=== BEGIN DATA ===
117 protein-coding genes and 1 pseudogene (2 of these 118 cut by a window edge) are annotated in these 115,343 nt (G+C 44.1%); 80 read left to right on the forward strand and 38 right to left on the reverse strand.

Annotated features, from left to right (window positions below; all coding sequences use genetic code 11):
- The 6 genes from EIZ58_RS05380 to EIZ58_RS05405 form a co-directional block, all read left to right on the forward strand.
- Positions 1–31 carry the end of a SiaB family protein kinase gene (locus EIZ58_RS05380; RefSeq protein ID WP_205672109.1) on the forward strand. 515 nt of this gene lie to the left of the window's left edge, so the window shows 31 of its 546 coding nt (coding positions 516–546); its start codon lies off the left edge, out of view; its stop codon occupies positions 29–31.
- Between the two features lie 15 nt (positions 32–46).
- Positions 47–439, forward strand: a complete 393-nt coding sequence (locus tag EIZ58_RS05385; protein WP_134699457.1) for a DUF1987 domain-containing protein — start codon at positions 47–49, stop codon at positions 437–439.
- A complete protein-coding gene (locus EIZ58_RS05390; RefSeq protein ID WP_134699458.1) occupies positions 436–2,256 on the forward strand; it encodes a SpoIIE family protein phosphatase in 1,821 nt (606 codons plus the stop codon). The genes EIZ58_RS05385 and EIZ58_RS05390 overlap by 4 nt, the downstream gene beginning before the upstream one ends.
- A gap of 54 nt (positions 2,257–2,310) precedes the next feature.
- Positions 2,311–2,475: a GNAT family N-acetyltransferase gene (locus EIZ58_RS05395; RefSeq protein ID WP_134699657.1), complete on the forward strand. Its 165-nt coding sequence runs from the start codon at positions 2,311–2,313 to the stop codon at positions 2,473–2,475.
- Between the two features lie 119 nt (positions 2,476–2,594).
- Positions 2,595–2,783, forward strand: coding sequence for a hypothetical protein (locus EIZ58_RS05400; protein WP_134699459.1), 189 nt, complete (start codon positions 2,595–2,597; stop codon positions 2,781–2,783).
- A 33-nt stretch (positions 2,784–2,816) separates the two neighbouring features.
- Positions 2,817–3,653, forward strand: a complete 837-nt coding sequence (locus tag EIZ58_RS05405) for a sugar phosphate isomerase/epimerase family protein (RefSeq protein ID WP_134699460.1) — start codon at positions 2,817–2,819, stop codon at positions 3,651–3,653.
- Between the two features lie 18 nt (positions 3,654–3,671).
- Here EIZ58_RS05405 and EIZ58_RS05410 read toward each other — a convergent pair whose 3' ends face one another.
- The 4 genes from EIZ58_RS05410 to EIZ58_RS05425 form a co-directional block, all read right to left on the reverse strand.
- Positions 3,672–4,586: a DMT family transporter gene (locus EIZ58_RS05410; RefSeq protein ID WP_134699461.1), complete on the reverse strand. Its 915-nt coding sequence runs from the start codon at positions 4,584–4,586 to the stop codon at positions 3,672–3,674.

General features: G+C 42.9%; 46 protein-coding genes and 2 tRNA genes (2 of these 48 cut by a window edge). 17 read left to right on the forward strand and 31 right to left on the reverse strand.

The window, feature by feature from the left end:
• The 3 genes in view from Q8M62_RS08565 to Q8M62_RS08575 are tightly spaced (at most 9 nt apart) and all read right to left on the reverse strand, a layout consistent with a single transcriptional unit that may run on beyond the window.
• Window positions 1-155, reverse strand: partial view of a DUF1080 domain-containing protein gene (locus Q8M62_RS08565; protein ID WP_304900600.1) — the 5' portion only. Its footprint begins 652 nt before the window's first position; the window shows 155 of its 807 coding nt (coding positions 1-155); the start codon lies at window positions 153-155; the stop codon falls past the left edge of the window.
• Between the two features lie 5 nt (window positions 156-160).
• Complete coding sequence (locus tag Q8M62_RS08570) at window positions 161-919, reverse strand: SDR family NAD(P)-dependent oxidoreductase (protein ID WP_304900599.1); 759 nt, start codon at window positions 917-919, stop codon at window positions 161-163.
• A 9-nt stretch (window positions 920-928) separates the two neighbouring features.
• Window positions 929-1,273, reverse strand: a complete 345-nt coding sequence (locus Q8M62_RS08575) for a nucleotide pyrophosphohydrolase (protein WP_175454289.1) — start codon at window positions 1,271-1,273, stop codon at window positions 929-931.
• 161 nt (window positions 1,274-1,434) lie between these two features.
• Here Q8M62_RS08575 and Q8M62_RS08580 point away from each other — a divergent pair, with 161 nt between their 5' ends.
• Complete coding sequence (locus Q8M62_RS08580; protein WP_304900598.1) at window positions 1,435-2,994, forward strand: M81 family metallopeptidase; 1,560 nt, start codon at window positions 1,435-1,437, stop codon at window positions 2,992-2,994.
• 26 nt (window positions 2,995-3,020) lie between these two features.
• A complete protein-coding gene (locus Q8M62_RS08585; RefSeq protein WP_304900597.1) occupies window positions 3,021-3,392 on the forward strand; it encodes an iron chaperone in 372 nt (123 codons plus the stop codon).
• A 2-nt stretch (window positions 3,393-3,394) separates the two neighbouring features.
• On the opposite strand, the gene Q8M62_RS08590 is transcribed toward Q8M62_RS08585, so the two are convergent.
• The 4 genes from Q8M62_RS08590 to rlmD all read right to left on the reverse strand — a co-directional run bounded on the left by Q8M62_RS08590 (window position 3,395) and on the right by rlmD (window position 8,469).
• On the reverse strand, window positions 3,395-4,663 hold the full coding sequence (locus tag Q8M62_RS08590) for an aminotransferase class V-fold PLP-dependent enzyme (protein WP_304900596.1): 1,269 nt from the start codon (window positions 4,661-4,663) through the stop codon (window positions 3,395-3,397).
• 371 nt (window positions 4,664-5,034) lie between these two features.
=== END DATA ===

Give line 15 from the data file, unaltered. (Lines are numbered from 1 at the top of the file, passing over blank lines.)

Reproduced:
- Here EIZ58_RS05405 and EIZ58_RS05410 read toward each other — a convergent pair whose 3' ends face one another.